ISIDORE COHN, JR., M.D.
1921 - 2015
Writing an obituary is a difficult endeavor. A daunting task. It attempts to place in a few highly selected words an individual’s total life experiences.
Isidore Cohn Jr. was born in New Orleans on September 25, 1921 and died in New Orleans on October 14, 2015. In between these two seminal events, staged 94 years apart, he accomplished as much and in fact more than any mortal could expect of another mortal.
Dr. Cohn was raised in the family of a revered and accomplished general surgeon in the city of New Orleans. This family represented the epitome of southern culture and of culture in general. Evening meals were set for a given time and discussions centered on philosophy and cultural experiences. Classical music was frequently audible in the background. The family valued education and also valued performance. The children were expected to participate at all levels, but performance in the educational field was not only expected, but demanded. Proper use of the English language was emphasized, as was letter writing and communications. Academic achievement was the order of the day.
Dr. Cohn's secondary education was at the Isidore Newman Preparatory School in New Orleans, which was unrivaled in the city for its academic excellence. He then matriculated at the University of Pennsylvania and received his undergraduate degree and the degree of Medical Doctor from that institution. He stayed on in Philadelphia and did his surgery training at Penn before returning to New Orleans in 1952 to begin his practice of surgery, presumably with his father.
At that time, Dr. James D. (Jimmy) Rives was Chairman of Surgery at LSU (Louisiana State University) in New Orleans and felt that his department needed a stronger emphasis in research and scholarly activity. He invited the newly minted surgeon to join his department on a part-time basis to develop the research efforts within the department. It was during this period that Dr. Cohn became interested in the role that bacteria played in the gut and created one of the few gnotobiologic colonies of animals for research. A decade after Dr. Cohn arrived back in New Orleans, Dr. Rives announced his retirement and Dr. Cohn was selected to be his successor. Thus, began his twenty-seven year tenure as professor and chairman of the New Orleans LSU Department of Surgery and chief of the LSU surgical service at Big Charity Hospital, New Orleans.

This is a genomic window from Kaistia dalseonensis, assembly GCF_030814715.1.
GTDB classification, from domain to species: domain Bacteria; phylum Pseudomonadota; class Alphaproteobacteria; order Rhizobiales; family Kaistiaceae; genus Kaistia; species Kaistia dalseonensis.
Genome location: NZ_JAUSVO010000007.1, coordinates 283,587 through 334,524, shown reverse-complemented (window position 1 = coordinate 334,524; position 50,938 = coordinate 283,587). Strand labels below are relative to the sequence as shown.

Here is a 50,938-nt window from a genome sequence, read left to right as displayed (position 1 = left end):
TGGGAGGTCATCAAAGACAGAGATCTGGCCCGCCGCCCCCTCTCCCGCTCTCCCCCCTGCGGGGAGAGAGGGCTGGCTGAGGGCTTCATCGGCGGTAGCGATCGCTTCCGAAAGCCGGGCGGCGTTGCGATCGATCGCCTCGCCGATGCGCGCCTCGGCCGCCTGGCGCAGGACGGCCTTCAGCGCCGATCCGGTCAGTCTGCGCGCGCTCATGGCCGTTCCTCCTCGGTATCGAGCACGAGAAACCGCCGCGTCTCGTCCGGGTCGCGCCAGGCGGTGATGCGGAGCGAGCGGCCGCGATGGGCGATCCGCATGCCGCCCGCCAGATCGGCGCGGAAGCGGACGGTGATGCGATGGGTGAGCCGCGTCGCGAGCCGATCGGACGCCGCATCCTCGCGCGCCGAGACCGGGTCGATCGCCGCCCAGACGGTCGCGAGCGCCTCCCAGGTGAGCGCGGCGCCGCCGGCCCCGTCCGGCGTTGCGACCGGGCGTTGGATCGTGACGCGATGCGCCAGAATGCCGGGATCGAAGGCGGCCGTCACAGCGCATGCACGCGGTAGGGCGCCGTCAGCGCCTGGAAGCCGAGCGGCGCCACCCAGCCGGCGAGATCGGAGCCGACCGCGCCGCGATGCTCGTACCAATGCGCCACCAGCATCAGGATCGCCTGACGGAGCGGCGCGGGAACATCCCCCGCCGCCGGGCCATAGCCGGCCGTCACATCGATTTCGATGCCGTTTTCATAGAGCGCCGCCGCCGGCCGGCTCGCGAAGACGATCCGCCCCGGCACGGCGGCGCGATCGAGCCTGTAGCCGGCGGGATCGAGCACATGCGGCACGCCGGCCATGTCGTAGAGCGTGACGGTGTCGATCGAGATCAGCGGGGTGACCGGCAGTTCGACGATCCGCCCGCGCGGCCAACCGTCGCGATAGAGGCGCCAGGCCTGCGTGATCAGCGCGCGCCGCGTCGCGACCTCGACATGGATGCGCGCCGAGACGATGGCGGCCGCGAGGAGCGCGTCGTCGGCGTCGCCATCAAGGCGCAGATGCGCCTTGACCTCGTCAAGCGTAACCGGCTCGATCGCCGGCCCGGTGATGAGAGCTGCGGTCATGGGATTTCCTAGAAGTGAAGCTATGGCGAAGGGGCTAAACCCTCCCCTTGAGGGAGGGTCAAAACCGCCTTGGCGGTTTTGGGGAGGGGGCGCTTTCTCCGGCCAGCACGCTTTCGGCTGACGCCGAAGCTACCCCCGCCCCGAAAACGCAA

Chairmen of departments of surgery during this time were remarkable individuals often with personalities that dominated the surgical landscape. Dr. Cohn walked among these giants, but he walked to a slightly different drummer, a drummer that not all could hear. Despite this, there was a presence about him that all understood. There was a calmness about Dr. Cohn that suggested insightfulness and understanding. He was not a loud man, but when he spoke, there was a wisdom in his words. Though slender in appearance and sometimes with hair that might have been considered too long for current fashion, he was a leader among leaders. He often appeared to hold himself aloof from the chaos that was around him. He could become angry often, and then only in circumstances in which such an emotion was appropriate. He did not tolerate foolishness and was a true patient's advocate. He thoroughly enjoyed his role as educator and as leader. It did not bother him to hold an opinion that might not be considered "main stream." He was straight forward in his conversation and covered the subject matter without being chatty. There was often a twinkle in his eye and a hint of a smile on his face. When in conversation, he would often tilt his head slightly to the right and you knew that you had his full and undivided attention. He would offer his advice if asked, but wasn’t the kind of person that enforced his will on others. He followed through when given a task to the absolute fullest degree.